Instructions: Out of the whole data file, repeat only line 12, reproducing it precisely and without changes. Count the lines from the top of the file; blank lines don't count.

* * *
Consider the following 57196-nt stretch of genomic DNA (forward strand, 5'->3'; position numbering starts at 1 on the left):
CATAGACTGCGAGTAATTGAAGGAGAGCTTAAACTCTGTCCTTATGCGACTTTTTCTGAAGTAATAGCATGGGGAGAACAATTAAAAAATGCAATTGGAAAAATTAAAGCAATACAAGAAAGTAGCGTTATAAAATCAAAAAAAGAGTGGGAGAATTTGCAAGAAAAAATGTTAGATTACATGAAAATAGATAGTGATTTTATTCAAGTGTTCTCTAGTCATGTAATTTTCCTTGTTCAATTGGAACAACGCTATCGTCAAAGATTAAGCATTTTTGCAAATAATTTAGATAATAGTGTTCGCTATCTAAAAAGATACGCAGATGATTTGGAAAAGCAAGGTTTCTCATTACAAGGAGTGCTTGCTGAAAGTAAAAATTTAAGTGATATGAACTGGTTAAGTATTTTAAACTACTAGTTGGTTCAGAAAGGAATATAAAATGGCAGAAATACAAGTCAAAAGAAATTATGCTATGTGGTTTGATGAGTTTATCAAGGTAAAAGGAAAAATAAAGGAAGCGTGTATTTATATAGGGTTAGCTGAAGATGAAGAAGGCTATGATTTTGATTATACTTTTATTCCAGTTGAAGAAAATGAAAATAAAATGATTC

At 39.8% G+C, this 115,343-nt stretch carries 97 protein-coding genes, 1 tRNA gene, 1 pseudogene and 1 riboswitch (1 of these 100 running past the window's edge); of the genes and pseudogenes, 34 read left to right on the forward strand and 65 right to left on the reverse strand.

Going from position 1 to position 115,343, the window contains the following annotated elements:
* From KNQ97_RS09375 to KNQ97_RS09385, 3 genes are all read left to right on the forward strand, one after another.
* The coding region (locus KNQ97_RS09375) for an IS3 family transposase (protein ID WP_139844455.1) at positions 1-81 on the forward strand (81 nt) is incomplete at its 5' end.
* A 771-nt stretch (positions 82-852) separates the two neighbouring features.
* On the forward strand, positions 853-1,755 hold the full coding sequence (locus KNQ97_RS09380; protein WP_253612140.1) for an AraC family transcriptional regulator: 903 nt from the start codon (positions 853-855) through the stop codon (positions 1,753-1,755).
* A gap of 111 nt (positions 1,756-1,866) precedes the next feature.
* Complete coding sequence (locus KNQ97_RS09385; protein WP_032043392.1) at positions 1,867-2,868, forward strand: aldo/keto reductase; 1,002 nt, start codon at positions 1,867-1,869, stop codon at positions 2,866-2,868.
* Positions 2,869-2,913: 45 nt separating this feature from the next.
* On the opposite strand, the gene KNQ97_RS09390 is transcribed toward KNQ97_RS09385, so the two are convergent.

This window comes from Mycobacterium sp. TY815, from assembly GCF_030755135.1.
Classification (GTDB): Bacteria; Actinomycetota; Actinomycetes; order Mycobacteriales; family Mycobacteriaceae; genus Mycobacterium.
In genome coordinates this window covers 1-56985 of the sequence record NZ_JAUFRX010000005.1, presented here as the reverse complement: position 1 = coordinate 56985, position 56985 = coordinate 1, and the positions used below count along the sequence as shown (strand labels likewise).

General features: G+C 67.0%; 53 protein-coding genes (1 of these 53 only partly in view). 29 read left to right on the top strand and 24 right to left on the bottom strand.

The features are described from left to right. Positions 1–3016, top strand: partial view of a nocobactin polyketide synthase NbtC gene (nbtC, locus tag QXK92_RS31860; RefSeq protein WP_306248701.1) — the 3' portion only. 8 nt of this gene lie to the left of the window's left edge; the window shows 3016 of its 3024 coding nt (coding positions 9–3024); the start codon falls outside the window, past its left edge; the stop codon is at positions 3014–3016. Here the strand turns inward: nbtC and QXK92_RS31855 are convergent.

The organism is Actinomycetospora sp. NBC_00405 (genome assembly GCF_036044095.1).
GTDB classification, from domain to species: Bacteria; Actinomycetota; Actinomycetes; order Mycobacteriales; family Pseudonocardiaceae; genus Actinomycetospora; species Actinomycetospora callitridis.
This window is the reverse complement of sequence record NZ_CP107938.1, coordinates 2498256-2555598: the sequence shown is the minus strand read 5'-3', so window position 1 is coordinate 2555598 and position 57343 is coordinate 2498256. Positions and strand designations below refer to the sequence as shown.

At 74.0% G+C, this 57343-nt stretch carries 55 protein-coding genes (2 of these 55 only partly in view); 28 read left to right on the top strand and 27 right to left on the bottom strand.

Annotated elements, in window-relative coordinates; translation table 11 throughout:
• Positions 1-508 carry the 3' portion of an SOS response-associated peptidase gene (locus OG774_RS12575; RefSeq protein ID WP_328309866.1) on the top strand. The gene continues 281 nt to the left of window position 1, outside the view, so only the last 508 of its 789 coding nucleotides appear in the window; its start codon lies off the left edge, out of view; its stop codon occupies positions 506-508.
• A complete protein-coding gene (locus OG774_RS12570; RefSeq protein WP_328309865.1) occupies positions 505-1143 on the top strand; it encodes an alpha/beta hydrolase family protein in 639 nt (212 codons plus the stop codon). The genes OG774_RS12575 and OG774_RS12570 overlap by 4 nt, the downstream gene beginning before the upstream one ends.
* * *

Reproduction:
* On the opposite strand, the gene KNQ97_RS09390 is transcribed toward KNQ97_RS09385, so the two are convergent.